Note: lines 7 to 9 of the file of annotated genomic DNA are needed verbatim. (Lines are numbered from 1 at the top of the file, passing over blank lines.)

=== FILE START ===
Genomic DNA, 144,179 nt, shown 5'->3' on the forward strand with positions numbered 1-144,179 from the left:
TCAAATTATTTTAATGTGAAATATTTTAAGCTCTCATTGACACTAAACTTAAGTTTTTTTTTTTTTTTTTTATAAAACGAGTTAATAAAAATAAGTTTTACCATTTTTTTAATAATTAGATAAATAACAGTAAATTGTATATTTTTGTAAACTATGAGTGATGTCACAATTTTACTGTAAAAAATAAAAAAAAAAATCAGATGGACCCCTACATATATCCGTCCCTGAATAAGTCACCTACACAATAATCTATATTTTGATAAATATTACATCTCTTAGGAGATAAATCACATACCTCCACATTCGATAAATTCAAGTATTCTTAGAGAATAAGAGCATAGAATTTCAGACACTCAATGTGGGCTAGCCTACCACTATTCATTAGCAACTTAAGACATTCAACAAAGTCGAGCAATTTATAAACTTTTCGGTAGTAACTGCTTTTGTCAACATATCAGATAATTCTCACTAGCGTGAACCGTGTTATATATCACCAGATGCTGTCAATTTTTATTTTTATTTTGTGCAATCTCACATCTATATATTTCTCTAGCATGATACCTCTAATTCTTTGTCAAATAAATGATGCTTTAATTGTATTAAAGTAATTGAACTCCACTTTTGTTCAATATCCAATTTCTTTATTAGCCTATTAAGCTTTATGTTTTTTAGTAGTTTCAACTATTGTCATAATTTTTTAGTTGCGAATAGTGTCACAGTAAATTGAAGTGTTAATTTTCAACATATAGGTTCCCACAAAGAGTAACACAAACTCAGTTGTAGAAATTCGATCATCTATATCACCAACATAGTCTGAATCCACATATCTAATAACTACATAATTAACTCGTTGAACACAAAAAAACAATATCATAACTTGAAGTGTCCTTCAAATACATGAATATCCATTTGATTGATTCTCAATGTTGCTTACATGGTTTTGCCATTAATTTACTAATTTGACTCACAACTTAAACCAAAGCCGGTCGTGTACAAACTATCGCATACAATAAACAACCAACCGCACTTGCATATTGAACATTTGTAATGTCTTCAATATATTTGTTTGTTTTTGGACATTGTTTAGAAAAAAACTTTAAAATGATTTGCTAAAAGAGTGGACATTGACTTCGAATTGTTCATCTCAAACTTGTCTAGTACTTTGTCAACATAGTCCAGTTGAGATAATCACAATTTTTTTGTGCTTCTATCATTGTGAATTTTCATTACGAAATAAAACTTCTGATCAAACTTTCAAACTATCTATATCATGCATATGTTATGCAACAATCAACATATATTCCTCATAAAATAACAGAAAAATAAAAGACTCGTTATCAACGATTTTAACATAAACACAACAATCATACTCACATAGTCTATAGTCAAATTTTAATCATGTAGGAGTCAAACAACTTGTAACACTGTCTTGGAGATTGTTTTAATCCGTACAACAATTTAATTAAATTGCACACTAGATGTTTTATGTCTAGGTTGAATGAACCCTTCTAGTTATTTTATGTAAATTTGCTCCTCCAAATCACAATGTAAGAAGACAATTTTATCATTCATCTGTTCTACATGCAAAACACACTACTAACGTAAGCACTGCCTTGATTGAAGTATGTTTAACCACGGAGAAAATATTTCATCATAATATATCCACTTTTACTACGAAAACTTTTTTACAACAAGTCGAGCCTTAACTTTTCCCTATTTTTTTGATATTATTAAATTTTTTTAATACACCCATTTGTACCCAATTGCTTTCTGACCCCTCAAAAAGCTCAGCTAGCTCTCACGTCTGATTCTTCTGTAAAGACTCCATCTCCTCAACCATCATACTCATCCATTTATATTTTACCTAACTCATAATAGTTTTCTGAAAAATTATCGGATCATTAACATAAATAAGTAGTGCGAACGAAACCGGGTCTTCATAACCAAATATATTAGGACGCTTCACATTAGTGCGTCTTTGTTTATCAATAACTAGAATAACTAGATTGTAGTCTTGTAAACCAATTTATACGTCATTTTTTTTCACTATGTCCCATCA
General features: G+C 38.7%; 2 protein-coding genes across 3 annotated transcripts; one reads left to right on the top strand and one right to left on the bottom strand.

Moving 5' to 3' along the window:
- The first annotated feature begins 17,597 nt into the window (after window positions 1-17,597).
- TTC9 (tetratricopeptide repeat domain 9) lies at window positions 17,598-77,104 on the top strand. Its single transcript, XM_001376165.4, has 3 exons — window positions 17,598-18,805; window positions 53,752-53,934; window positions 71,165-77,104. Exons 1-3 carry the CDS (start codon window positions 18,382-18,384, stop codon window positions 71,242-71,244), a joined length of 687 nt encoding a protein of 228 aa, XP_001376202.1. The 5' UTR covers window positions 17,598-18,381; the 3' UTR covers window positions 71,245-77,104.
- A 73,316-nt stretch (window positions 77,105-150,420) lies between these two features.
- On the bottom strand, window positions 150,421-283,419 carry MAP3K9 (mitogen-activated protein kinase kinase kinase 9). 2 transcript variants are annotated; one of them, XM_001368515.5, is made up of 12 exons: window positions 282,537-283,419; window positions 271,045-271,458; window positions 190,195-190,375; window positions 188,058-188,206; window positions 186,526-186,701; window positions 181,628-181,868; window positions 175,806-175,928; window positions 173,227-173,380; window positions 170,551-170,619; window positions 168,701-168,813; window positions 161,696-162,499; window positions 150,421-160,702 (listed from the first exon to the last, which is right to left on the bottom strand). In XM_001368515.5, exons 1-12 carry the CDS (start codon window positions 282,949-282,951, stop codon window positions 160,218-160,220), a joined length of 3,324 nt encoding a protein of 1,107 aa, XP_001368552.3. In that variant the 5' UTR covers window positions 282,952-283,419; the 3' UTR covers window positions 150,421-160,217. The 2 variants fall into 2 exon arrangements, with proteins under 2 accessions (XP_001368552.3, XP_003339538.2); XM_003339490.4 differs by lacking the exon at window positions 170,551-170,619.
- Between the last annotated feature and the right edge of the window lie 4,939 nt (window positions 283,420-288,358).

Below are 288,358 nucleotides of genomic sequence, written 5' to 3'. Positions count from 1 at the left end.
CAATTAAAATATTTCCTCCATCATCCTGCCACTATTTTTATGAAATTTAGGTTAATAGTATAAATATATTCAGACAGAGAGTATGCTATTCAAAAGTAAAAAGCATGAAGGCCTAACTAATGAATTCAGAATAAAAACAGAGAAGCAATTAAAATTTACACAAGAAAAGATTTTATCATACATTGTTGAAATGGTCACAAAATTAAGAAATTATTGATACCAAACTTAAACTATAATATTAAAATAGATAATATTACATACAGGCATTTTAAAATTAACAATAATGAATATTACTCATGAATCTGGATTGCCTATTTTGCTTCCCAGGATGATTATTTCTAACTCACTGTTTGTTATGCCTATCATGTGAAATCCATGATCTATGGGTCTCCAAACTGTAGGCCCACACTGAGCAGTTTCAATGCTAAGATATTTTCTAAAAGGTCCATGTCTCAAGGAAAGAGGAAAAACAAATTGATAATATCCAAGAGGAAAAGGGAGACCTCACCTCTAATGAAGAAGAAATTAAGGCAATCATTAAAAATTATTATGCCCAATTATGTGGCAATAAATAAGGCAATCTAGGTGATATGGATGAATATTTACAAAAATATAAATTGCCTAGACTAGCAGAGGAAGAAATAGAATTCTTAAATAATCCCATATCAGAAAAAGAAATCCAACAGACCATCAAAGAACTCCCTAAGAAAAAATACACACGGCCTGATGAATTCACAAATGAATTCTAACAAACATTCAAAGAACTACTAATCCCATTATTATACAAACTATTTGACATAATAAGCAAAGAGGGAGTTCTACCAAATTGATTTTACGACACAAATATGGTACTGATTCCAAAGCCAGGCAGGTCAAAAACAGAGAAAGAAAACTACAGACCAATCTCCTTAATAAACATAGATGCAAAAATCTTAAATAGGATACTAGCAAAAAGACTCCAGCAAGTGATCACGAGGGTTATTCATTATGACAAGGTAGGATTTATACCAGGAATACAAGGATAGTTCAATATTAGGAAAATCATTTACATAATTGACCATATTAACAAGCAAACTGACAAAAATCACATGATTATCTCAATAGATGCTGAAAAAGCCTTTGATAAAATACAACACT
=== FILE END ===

- A 73,316-nt stretch (window positions 77,105-150,420) lies between these two features.
- On the bottom strand, window positions 150,421-283,419 carry MAP3K9 (mitogen-activated protein kinase kinase kinase 9). 2 transcript variants are annotated; one of them, XM_001368515.5, is made up of 12 exons: window positions 282,537-283,419; window positions 271,045-271,458; window positions 190,195-190,375; window positions 188,058-188,206; window positions 186,526-186,701; window positions 181,628-181,868; window positions 175,806-175,928; window positions 173,227-173,380; window positions 170,551-170,619; window positions 168,701-168,813; window positions 161,696-162,499; window positions 150,421-160,702 (listed from the first exon to the last, which is right to left on the bottom strand). In XM_001368515.5, exons 1-12 carry the CDS (start codon window positions 282,949-282,951, stop codon window positions 160,218-160,220), a joined length of 3,324 nt encoding a protein of 1,107 aa, XP_001368552.3. In that variant the 5' UTR covers window positions 282,952-283,419; the 3' UTR covers window positions 150,421-160,217. The 2 variants fall into 2 exon arrangements, with proteins under 2 accessions (XP_001368552.3, XP_003339538.2); XM_003339490.4 differs by lacking the exon at window positions 170,551-170,619.
- Between the last annotated feature and the right edge of the window lie 4,939 nt (window positions 283,420-288,358).